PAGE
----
I mean, when I read, "There are two ways, one of life and one of death; but a great difference between the two ways," and realize I have the opportunity to not only learn but also share the very faith that the Apostles learned firsthand from Jesus and taught to the first generation of Christians, my heart can't help but cry out in gratitude to the Lord.

Thursday, November 12, 2009


"Good sir, this is not good."

If anyone can tell me what romantic comedy that line is from, I'll bake you cookies and send them through the mail. And I make good cookies.

Anyway, I started a new book this morning. "Lord! What are You getting me into?" What the heck am I doing starting a new book when I've had to set aside my current writing project for an indefinite amount of time? But the idea was there, the first paragraphs were there and I simply had no way around it. The words had to be written down. Truth be told, I've started several books, insofar as I've written down the seeds of the idea or the first paragraphs, and then never returned to them. No big deal; I just dislike letting a possibly good idea completely slip away. They're all projects that could be developed in the future or not, either way being okay with me. So maybe this one shouldn't have me worried either. I don't know, though. The concept solidified with remarkable swiftness and the urge to dive into it is strong. It's different than any of the others. Nonfiction, for one thing. I've always felt I could write nonfiction should the right project, timing and impetus converge on me. What will come of this is anyone's guess. At the moment though, it's just making it harder to dedicate myself to the responsibilities immediately at hand.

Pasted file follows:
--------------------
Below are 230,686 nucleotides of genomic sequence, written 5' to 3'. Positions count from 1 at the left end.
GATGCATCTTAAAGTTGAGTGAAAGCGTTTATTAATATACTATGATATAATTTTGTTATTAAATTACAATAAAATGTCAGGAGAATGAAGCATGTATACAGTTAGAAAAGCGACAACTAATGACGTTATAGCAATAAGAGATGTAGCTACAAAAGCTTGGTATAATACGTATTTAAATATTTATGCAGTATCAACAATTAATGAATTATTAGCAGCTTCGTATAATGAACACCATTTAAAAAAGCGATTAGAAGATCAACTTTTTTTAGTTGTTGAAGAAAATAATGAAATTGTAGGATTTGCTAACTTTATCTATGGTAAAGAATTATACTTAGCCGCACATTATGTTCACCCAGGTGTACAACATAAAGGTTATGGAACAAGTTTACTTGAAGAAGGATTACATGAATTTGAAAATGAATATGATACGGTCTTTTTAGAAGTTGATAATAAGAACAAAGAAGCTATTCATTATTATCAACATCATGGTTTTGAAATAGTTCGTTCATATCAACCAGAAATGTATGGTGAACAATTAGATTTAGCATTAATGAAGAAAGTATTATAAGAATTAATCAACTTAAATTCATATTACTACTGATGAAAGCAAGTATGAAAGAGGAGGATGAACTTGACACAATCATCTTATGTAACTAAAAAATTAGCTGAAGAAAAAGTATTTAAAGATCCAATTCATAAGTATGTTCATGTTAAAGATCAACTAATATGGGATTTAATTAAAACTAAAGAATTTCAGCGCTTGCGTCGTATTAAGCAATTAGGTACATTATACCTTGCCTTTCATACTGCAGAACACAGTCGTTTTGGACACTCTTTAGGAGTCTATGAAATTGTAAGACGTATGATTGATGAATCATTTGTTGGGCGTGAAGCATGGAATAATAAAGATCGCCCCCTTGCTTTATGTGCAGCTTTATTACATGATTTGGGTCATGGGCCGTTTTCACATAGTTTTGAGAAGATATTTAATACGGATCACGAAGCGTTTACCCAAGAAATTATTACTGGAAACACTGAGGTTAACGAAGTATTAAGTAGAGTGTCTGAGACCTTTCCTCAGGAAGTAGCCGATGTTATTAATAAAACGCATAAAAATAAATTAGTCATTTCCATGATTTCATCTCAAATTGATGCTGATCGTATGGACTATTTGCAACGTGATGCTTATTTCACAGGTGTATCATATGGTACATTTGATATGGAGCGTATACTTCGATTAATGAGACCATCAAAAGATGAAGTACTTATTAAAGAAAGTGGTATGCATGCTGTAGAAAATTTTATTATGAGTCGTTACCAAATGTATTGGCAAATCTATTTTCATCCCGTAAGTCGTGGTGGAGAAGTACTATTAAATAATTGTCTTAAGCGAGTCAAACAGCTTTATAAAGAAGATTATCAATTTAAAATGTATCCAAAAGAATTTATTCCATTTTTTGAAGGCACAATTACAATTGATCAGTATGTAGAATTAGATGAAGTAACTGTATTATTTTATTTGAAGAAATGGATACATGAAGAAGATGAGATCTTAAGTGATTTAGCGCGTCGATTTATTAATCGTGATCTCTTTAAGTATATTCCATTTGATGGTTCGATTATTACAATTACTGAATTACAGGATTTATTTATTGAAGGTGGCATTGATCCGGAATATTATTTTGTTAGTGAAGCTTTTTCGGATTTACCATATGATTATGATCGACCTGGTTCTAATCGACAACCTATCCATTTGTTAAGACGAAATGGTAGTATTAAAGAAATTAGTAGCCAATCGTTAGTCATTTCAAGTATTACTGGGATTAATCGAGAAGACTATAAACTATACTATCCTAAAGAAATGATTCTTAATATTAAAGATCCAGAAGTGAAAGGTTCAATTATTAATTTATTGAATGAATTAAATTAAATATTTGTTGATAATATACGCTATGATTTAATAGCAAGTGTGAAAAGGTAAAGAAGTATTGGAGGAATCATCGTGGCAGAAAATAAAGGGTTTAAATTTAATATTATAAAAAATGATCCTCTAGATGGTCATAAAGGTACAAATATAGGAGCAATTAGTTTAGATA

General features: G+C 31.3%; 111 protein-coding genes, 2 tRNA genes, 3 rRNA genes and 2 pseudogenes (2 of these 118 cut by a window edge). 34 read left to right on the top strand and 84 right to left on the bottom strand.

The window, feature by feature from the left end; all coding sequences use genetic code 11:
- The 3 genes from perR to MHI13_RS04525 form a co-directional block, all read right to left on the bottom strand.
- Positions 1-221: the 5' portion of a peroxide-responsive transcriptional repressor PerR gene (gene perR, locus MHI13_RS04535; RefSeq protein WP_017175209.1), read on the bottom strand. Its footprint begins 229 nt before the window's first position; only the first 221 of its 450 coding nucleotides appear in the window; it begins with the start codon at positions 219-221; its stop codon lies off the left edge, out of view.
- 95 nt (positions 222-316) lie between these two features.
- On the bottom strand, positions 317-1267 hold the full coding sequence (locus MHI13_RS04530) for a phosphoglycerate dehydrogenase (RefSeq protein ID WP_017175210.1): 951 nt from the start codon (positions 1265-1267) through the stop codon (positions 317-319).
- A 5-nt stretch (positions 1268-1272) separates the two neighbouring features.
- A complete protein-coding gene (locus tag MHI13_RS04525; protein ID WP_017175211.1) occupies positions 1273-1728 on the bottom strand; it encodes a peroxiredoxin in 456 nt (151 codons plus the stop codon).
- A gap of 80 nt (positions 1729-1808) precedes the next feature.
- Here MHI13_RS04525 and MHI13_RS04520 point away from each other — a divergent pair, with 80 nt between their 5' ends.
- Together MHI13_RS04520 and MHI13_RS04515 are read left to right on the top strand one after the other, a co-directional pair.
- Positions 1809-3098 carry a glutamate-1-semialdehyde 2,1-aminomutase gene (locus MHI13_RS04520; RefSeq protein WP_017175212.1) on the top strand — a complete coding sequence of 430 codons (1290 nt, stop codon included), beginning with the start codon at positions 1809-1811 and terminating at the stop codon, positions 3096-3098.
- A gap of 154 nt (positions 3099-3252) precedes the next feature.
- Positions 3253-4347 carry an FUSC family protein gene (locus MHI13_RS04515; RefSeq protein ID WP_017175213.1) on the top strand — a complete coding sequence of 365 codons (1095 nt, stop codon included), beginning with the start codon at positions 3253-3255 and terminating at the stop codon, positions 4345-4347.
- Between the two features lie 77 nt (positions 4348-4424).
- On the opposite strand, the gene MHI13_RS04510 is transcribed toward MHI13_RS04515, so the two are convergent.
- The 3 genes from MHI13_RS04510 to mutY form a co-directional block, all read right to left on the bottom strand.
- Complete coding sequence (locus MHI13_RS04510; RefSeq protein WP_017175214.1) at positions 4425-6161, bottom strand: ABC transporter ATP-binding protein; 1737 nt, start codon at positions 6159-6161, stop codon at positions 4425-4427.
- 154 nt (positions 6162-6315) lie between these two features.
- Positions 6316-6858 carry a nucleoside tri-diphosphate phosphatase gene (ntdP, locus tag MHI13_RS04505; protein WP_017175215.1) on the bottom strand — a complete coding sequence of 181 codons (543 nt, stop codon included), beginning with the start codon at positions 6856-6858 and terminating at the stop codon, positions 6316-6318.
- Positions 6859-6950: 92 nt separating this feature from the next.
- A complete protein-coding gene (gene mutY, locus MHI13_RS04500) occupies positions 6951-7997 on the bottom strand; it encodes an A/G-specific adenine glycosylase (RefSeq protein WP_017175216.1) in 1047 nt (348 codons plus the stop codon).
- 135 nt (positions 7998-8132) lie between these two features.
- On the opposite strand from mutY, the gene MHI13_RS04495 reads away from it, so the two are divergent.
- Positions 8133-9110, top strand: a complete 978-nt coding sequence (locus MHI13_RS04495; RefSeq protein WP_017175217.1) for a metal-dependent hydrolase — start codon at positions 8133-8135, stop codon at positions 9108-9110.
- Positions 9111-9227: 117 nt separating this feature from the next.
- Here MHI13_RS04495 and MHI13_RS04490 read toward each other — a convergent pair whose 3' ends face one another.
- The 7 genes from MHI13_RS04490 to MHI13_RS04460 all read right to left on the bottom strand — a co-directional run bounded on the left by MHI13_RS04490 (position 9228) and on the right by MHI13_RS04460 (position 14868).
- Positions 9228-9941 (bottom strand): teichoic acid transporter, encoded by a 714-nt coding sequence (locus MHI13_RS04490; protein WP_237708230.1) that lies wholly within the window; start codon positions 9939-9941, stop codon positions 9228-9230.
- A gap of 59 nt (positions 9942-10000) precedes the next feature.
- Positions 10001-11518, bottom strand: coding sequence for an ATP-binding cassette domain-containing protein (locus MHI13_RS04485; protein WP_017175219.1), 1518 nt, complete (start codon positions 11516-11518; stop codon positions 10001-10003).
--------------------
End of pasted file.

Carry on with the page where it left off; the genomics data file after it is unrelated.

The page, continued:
Oh yeah, and I have a vague idea for another novel too but that hasn't been written down yet. This hole I'm standing in just got dug a little deeper. It's getting tough to see from here.

Monday, November 9, 2009

Not Go Empty

Chalk it up to a combination of pregnancy brain and overtiredness but when my sister explained, "I don't have my contacts in so I can't hear what you're saying," I knew it was time for her to get some sleep.

And when I left home for the weekend without a scrap of work along, resulting in a 48 hour fight against a flood of anxiety, I knew it was time to run to Jesus. It was time to remember why I serve Him. It was time to believe He could (and would) supply whatever was necessary to do the work He had given me. There was a feeling of childish foolishness as I bent my head before my Lord. In His wisdom, He did not respond with comforting, coddling words. Often when I pray in the midst of stress, I am lulled into peace of mind by His invitation to rest in Him. Yesterday though, the Lord took a different approach.